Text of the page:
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Huge Aviation Loss

Article about: Bloody shame that, I have been in her, she came to RAF Honington in 1992 along with the Sally B for an Air display, what a sad day!

  1. #11

    Default Re: Huge Aviation Loss

    It is indeed fortunate that the crew all got out safely. The loss of the aircraft is a tragedy. I had the good fortune to be able to board and tour that airplane almost five years ago. At the time I thought of all those who flew such a flimsy machine into harms way, over and over again. Their legacy lives on. It was nice to be able to introduce my wife and daughter to a bit of our history.
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  2. #12

    Default Re: Huge Aviation Loss

    What a huge loss. Such a shame..............!

    As said, it's good that there were no casualties. With the threat
    of explosion, it would not have been such a good idea
    for the crew to try to fight the flames.
    Regards,


    Steve.

  3. #13

    Default Re: Huge Aviation Loss

    Ditto to the crew getting off safe and sound. Those photos of the once beautiful burned ship make me physically ill. Thanks for the encouraging information Big Ned, took some of the sting out of this horrendous loss.

    Jay

  4. #14

    Default Re: Huge Aviation Loss

    i wouldn't want to be one of the ground crew, who patched up the fuel hose after its leaks in the last airshow. provided that it was that which caused it. but the aerial photo seems to show that thats where the fire began. we'll find out once the Investigations are over. Keep up the posts. post any new information here

  5. #15

    Default Re: Huge Aviation Loss

    Hi Everybody,

    I love these old wartime planes and I am very-very sad when I hear such bad news. I have visited the Duxford Air Show in 2001 and 2002, and was good to see these machines in the air and hear their sounds.
    But! So many veteran planes crashed or damaged in the last years (P-63 Kincobra, Mosquito, many Spitfires and P-51s, Hurricane, etc…) that in my opinion, should be forced to the ground them, and moved into a museum FINALLY!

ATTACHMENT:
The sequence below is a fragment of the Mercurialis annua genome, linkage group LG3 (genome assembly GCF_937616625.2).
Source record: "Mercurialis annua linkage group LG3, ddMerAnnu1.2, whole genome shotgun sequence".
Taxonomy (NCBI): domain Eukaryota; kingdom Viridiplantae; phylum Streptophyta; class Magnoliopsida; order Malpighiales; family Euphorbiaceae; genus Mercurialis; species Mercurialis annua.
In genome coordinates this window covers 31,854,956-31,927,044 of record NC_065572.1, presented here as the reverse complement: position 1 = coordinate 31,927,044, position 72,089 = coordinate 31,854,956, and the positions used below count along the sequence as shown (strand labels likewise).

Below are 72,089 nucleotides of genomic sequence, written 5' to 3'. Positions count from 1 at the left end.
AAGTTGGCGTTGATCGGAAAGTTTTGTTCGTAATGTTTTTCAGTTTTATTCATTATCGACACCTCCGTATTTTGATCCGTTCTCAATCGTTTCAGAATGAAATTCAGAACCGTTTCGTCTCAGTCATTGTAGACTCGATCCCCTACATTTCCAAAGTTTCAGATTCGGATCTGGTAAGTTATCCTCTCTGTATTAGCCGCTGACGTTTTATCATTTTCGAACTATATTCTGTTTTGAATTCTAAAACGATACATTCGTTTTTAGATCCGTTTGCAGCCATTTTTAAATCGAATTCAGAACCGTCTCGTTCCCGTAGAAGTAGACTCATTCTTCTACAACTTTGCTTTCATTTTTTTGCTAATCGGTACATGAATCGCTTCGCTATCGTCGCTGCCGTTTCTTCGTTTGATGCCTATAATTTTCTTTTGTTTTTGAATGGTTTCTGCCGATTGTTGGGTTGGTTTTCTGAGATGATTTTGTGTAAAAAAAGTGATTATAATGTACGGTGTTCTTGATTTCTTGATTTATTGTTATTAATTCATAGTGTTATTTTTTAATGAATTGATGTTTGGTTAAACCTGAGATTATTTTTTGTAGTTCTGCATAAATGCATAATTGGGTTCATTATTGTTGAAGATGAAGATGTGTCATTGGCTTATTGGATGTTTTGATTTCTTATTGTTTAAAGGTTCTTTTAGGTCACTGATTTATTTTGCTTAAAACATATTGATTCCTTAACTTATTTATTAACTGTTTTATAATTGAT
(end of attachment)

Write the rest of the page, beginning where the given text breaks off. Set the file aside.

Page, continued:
I want to see them in the future too. Not just in pictures!

    Please, please, please

  6. #16

    Default Re: Huge Aviation Loss

    Quote by gabor42 View Post
    Hi Everybody,

    I love these old wartime planes and I am very-very sad when I hear such bad news. I have visited the Duxford Air Show in 2001 and 2002, and was good to see these machines in the air and hear their sounds.
    But! So many veteran planes crashed or damaged in the last years (P-63 Kincobra, Mosquito, many Spitfires and P-51s, Hurricane, etc…) that in my opinion, should be forced to the ground them, and moved into a museum FINALLY!
    I want to see them in the future too. Not just in pictures!

    Please, please, please


    I realise what you mean gabor42, It is a shame to see such things occur, maybe in the next ten years it should happen. and replicas should only be allowed to fly, This video made me cringe of the '96 P-38 Lightning crash :
    YouTube - ‪P-38 Crash‬‏

  7. #17
    ?

    Default Re: Huge Aviation Loss

    Quote by gabor42 View Post
    Hi Everybody,

    I love these old wartime planes and I am very-very sad when I hear such bad news. I have visited the Duxford Air Show in 2001 and 2002, and was good to see these machines in the air and hear their sounds.
    But! So many veteran planes crashed or damaged in the last years (P-63 Kincobra, Mosquito, many Spitfires and P-51s, Hurricane, etc…) that in my opinion, should be forced to the ground them, and moved into a museum FINALLY!
    I want to see them in the future too. Not just in pictures!

    Please, please, please

    Im in full agreement with you. Yes, it is nice to fly them around the country to show the real life history to people at air shows/etc. BUT...if they were permanently grounded in one place, then the people who really truly have the desire to go see them, still could without any risk to a beautiful piece of US/ww2 history. History of this nature should be preserved to the best of our capability IMO. Who knows, maybe some good will come out of this and preservation of historical aircraft/similar will be taken more carefully.

  8. #18
    ?

    Default Re: Huge Aviation Loss